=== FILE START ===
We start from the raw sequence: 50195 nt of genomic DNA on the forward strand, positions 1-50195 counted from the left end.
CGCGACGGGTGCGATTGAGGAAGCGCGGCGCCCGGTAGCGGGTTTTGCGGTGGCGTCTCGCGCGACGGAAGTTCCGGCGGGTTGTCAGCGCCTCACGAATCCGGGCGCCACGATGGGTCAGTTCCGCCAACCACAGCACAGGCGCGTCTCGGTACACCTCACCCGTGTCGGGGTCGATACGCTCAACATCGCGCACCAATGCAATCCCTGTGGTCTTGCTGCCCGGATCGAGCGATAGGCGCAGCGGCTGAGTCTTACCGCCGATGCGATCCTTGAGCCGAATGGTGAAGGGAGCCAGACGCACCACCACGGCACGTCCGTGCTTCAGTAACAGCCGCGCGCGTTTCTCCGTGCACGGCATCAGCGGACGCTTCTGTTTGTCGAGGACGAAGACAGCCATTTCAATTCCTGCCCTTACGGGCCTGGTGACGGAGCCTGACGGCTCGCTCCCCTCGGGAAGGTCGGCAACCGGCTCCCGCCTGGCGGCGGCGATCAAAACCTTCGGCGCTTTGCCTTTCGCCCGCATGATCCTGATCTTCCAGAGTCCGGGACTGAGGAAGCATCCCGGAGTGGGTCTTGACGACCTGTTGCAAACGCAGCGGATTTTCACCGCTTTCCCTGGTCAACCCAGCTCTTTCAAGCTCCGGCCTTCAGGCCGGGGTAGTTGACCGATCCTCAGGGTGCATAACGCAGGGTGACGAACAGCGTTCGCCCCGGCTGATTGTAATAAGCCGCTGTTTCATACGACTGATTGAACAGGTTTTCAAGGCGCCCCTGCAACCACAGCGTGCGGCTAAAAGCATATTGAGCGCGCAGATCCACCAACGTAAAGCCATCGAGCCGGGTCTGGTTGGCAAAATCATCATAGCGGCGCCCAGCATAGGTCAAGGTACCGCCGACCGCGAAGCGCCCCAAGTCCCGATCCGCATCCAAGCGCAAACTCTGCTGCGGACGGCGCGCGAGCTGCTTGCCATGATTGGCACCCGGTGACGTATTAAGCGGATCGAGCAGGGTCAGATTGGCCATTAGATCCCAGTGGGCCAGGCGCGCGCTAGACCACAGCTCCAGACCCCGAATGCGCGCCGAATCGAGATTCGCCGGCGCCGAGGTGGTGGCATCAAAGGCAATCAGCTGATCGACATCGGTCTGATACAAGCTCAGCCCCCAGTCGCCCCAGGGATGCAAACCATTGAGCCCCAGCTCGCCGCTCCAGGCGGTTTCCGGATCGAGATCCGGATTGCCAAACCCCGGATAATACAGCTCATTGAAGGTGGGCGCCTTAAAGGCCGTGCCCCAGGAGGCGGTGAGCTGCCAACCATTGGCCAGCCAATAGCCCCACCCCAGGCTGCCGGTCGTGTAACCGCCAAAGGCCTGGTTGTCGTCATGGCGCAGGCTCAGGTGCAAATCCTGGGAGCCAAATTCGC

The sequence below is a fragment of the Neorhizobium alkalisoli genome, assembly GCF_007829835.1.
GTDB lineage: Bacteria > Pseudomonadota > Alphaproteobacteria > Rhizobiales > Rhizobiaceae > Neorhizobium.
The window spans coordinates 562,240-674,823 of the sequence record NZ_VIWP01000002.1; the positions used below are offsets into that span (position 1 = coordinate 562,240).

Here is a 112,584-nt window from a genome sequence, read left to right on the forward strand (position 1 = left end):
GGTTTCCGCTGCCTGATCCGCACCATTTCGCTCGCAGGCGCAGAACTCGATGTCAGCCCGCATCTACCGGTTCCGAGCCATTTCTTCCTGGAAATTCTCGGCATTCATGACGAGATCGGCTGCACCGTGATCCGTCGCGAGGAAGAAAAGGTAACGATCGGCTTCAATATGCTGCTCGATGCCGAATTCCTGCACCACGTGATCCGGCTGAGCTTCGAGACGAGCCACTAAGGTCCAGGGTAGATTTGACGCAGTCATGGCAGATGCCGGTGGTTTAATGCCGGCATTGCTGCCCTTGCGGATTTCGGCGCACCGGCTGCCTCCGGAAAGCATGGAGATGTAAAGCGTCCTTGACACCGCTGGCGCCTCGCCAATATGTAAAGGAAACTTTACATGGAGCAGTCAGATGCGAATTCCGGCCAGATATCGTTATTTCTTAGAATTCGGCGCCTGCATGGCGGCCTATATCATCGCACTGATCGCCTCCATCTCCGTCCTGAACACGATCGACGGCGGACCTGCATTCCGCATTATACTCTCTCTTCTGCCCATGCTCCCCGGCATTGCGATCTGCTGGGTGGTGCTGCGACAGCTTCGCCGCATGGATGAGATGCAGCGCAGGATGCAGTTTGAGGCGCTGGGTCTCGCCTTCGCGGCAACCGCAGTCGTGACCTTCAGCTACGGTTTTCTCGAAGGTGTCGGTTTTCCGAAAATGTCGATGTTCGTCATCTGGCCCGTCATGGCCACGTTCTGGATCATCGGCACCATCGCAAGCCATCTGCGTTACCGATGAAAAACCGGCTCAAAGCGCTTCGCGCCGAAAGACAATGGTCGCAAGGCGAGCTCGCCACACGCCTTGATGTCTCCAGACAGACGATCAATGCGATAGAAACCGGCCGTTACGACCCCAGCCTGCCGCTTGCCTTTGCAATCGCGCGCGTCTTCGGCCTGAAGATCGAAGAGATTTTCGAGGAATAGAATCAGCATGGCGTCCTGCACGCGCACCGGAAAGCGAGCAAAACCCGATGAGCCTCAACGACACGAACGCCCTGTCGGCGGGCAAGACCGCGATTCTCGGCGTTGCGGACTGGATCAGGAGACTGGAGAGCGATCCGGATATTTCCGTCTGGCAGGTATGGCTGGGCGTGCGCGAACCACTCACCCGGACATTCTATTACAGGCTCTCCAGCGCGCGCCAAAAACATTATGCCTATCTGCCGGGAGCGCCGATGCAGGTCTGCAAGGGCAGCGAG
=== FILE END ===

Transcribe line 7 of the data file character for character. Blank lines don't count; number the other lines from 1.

GGTTTCCGCTGCCTGATCCGCACCATTTCGCTCGCAGGCGCAGAACTCGATGTCAGCCCGCATCTACCGGTTCCGAGCCATTTCTTCCTGGAAATTCTCGGCATTCATGACGAGATCGGCTGCACCGTGATCCGTCGCGAGGAAGAAAAGGTAACGATCGGCTTCAATATGCTGCTCGATGCCGAATTCCTGCACCACGTGATCCGGCTGAGCTTCGAGACGAGCCACTAAGGTCCAGGGTAGATTTGACGCAGTCATGGCAGATGCCGGTGGTTTAATGCCGGCATTGCTGCCCTTGCGGATTTCGGCGCACCGGCTGCCTCCGGAAAGCATGGAGATGTAAAGCGTCCTTGACACCGCTGGCGCCTCGCCAATATGTAAAGGAAACTTTACATGGAGCAGTCAGATGCGAATTCCGGCCAGATATCGTTATTTCTTAGAATTCGGCGCCTGCATGGCGGCCTATATCATCGCACTGATCGCCTCCATCTCCGTCCTGAACACGATCGACGGCGGACCTGCATTCCGCATTATACTCTCTCTTCTGCCCATGCTCCCCGGCATTGCGATCTGCTGGGTGGTGCTGCGACAGCTTCGCCGCATGGATGAGATGCAGCGCAGGATGCAGTTTGAGGCGCTGGGTCTCGCCTTCGCGGCAACCGCAGTCGTGACCTTCAGCTACGGTTTTCTCGAAGGTGTCGGTTTTCCGAAAATGTCGATGTTCGTCATCTGGCCCGTCATGGCCACGTTCTGGATCATCGGCACCATCGCAAGCCATCTGCGTTACCGATGAAAAACCGGCTCAAAGCGCTTCGCGCCGAAAGACAATGGTCGCAAGGCGAGCTCGCCACACGCCTTGATGTCTCCAGACAGACGATCAATGCGATAGAAACCGGCCGTTACGACCCCAGCCTGCCGCTTGCCTTTGCAATCGCGCGCGTCTTCGGCCTGAAGATCGAAGAGATTTTCGAGGAATAGAATCAGCATGGCGTCCTGCACGCGCACCGGAAAGCGAGCAAAACCCGATGAGCCTCAACGACACGAACGCCCTGTCGGCGGGCAAGACCGCGATTCTCGGCGTTGCGGACTGGATCAGGAGACTGGAGAGCGATCCGGATATTTCCGTCTGGCAGGTATGGCTGGGCGTGCGCGAACCACTCACCCGGACATTCTATTACAGGCTCTCCAGCGCGCGCCAAAAACATTATGCCTATCTGCCGGGAGCGCCGATGCAGGTCTGCAAGGGCAGCGAG